• —place the position of Director and Deputy Director, Secret Service, in Levels IV and V of the Executive Schedule, respectively.

The annual cost of this legislation is estimated to range between $7 million and $12 million, depending upon the number of new EPS officers hired and assuming no increase in the $3.5 million ceiling authorized for reimbursement of State and local governments.

Previous Administration objections

In the course of the enrolled bill’s consideration in both the House and Senate, the Department of the Treasury, on behalf of the Administration, opposed:

  • —statutory expansion of EPS responsibilities for protection of foreign missions in cities outside the Washington, D.C. metropolitan area unless the Secretary had exclusive authority to determine whether an extraordinary protective need exists; and
  • —reimbursement of local governments and the retroactive date of July 1, 1974.

Analysis of issues

Arguments for both approval and veto of the enrolled bill are presented in summary fashion below:

Arguments for approval

An increase of EPS authorized personnel from 850 to 1200 is consistent with this Administration’s views as given to Congress by the Treasury Department.
There have been indications that an increasing number of attacks against foreign diplomatic installations in the United States can be expected, especially in New York because of the presence of the UN. H.R. 12 would provide a way to assist seven U.S. cities in preventing or combating such incidents.
The authority of the Secretary to assign EPS officers to foreign diplomatic missions outside of D.C. is adequately limited by the criterion of extraordinary protective need.
Failure to assure adequate protection of foreign missions and officials in the U.S. could lead to weakened protection of American diplomats abroad.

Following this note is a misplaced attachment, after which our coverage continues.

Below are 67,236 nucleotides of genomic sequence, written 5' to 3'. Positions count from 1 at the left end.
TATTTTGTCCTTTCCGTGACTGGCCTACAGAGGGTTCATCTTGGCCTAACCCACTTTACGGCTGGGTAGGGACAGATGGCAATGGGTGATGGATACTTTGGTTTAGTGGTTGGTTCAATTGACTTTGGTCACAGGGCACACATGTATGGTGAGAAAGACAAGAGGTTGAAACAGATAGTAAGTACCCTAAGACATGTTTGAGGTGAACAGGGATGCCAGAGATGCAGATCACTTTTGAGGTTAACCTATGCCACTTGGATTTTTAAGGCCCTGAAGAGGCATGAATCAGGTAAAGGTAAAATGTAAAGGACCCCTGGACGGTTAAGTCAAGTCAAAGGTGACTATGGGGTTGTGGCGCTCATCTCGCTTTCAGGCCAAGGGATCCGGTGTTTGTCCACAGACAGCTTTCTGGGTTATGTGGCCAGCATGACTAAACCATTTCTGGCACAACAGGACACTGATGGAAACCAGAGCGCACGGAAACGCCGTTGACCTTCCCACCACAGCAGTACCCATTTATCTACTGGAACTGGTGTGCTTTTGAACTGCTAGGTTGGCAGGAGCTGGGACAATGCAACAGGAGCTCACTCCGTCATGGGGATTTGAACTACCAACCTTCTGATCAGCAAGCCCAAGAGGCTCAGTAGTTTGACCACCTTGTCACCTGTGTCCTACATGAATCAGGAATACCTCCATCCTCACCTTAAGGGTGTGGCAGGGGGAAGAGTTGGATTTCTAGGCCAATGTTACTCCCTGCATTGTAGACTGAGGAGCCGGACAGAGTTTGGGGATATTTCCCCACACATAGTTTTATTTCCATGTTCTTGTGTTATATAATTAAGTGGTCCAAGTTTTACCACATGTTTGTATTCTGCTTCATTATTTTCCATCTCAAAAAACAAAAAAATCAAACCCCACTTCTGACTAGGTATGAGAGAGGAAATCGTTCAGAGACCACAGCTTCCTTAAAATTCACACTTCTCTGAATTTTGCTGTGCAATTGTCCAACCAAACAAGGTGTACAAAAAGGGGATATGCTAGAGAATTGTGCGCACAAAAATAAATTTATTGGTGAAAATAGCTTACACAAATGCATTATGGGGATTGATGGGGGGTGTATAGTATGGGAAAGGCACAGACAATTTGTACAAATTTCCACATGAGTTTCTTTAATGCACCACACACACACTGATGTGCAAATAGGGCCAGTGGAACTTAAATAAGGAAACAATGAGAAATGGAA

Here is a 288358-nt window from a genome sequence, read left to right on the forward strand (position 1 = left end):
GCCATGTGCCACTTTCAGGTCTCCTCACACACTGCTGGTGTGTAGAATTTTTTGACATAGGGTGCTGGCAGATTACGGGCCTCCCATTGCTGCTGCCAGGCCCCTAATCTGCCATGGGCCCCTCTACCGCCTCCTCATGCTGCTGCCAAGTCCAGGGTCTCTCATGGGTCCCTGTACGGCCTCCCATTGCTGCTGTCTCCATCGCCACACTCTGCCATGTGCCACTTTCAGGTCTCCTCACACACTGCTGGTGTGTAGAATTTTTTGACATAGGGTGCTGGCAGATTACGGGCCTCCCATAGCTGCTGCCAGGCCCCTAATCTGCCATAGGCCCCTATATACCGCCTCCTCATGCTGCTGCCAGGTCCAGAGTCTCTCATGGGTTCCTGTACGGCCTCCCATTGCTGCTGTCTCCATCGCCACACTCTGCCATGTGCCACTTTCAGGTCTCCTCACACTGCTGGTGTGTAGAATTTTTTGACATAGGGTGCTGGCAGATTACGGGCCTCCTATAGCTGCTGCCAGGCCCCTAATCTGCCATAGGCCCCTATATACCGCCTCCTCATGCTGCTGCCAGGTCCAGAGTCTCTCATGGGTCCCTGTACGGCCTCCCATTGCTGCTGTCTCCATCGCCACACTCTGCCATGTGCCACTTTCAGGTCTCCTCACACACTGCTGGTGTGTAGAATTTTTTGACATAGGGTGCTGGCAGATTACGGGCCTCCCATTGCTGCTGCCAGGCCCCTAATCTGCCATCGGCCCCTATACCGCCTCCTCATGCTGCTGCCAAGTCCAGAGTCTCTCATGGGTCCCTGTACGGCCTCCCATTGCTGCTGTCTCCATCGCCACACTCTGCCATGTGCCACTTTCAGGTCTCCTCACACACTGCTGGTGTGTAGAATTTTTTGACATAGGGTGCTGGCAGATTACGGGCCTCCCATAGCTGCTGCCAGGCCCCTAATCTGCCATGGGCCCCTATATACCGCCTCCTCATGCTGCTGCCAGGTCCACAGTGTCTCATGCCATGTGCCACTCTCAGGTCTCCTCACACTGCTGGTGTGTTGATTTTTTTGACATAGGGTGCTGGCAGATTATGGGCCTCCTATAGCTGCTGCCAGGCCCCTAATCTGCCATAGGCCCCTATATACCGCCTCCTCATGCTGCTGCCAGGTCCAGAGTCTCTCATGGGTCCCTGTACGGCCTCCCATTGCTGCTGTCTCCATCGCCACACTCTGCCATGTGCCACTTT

Use of the reimbursement provision of H.R. 12 could be less expensive than the temporary assignment of EPS officers to other cities either under the existing authority of PL 91–217 or the expanded assignment authority of H.R. 12.

Arguments for veto

Instituting Federal reimbursement of State and local governments for protective assistance, which is a historic part of their duty under our Federal system of government, is contrary to the cooperative nature of law enforcement in the United States and would establish an unwise and expensive precedent. It would be extremely difficult to resist future demands of State and local governments for reimbursement for other services either provided for foreign missions (e.g., fire protection) or for other Federal/State functions, (e.g., protection of the President and Presidential candidates). The existing $3.5 million ceiling could be removed or increased substantially.
Except in the special circumstances of Washington, D.C., protection of foreign dignitaries and diplomats is an established responsibility of local law enforcement agencies. The bill’s broadening of the circumstances under which EPS officers could be assigned to protect foreign missions in other U.S. cities could be a step toward eroding distinctions between Federal and local responsibility.
H.R. 12 is unnecessary since PL 91–217 already provides authority for the President, on a case-by-case basis, to provide EPS protection to foreign missions in any area of the United States.
Authorizing retroactive reimbursement to July 1, 1974, is, implicitly, preferential treatment for New York City to compensate for its expenses during Yasir Arafat’s November 1974 visit.
Deployment of EPS officers to other U.S. cities would dilute the benefits gained from increasing EPS size to meet current manpower demands in the Washington, D.C. area and could jeopardize other important EPS duties.

Agency views

The Executive Branch agencies principally concerned—State and Treasury—recommend disapproval of H.R. 12. OMB and NSC join in this recommendation. We believe the possibility that this bill would lead to future expansion of Federal responsibility for what have previously been local police functions and to large Federal expenditures is especially troubling. We have prepared the attached draft of a veto message for your consideration.